9. Global Public Goods for Health: Use and Limitations
Richard D Smith, David Woodward
- Framework for systematic and appropriate identification of possible GPGH
- Agreed system for measurement/valuation of potential costs and benefits of GPGH
- Appropriate role and status of ‘access goods’
- Systematic analysis of relationship between health and non-health GPGs
- Relationship between GPGH framework and other frameworks (e.g. equity, rights)
- Appropriate financing systems for GPGH
- Political opportunities and constraints
- More work is needed to establish a framework for the systematic and appropriate identification of possible GPGH. Without an accepted and accurate classification system, the ad hoc or opportunistic classification of patently non-GPGs as GPGs will merely lead to the concept devalued.
- An agreed system for measurement/valuation of potential costs and benefits of the GPGH needs to be identified consistent with the agreed framework.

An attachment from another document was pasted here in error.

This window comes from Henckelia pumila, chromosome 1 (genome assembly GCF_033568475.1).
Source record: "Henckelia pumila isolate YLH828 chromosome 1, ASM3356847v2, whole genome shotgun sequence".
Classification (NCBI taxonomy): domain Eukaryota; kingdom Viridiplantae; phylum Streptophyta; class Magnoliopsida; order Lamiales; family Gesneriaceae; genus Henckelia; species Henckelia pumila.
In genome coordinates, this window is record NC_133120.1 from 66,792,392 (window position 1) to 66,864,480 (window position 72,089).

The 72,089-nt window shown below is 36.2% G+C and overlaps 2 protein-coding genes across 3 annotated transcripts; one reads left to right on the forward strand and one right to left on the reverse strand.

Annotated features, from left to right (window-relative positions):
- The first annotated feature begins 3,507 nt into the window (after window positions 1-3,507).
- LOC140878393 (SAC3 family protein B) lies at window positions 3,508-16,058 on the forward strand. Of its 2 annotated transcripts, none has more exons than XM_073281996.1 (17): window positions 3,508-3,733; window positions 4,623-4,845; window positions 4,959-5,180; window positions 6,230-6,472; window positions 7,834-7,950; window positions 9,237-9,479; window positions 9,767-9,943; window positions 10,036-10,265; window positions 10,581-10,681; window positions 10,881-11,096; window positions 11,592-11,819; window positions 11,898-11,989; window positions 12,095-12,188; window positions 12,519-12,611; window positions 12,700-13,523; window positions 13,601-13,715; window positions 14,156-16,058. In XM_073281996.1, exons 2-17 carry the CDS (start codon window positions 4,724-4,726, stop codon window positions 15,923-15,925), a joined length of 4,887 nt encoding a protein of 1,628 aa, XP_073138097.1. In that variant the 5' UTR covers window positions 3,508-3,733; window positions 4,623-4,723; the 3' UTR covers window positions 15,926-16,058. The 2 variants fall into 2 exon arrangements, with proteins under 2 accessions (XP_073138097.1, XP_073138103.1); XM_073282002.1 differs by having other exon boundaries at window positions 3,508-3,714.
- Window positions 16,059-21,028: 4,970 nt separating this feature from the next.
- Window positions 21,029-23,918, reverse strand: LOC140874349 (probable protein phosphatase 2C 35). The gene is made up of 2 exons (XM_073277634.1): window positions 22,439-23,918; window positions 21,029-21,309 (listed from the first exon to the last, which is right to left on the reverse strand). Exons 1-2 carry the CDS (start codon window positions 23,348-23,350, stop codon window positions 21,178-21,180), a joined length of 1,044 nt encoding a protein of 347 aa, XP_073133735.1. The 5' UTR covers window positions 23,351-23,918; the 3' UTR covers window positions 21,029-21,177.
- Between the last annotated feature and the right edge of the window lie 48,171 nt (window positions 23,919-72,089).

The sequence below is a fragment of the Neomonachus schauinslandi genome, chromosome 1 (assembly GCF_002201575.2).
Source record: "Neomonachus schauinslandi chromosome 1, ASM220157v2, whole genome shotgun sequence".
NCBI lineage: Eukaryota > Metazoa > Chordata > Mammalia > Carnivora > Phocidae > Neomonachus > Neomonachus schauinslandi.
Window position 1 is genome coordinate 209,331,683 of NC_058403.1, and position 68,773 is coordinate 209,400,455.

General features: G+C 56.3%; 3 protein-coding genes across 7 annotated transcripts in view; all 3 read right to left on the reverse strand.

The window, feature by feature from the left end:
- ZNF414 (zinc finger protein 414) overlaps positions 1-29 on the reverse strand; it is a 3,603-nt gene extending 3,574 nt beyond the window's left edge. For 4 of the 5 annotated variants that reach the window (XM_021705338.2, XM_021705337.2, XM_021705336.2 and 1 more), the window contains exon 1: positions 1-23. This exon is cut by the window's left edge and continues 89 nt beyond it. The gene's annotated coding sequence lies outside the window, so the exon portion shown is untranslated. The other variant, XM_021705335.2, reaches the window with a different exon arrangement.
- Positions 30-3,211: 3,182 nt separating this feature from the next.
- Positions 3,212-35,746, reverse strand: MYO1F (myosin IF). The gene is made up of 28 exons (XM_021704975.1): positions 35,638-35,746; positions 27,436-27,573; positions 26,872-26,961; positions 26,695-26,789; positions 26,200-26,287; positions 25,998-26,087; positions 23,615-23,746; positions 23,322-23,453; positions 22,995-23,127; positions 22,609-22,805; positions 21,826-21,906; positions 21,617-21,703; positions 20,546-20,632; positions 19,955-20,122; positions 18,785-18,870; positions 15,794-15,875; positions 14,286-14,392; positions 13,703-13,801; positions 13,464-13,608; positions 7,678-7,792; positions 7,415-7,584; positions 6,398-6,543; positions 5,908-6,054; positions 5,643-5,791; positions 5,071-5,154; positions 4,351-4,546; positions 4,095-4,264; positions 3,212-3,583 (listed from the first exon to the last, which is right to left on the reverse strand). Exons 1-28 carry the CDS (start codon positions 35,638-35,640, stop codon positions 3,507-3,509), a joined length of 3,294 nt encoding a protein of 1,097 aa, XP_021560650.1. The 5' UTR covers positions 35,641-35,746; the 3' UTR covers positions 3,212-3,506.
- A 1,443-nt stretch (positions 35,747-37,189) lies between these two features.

- Establish the appropriate role and status of 'access goods' in the production of GPGH - whether, as we have suggested, they can legitimately be treated as if they were GPGs, or whether they are better viewed as a prequisite for GPGH production, or as synergetic with a GPG approach.
- Systematic analysis of relationship between health and non-health GPGs. It is likely that a combined approach may make the production and/or finance of each GPG (health & non-health) more effective than pursuing each alone.
- There is need for further work on the conceptual and practical relationship between the GPGH framework and other frameworks for international development, such as equity, human rights and 'communitarian claims’ to ensure that it is complementary to these other frameworks.
- There is little systematic evidence concerning the appropriate financing systems for GPGH provision in different contexts. Progress could be made here through the construction of an economic/policy model of GPGH provision and finance, using the research suggested in point 2 above.
- Research on political opportunities for, and constraints to, effective collective action in the collective interest at the international level, in terms both of formal political structures and processes, and the political dynamics of interactions between countries within such processes.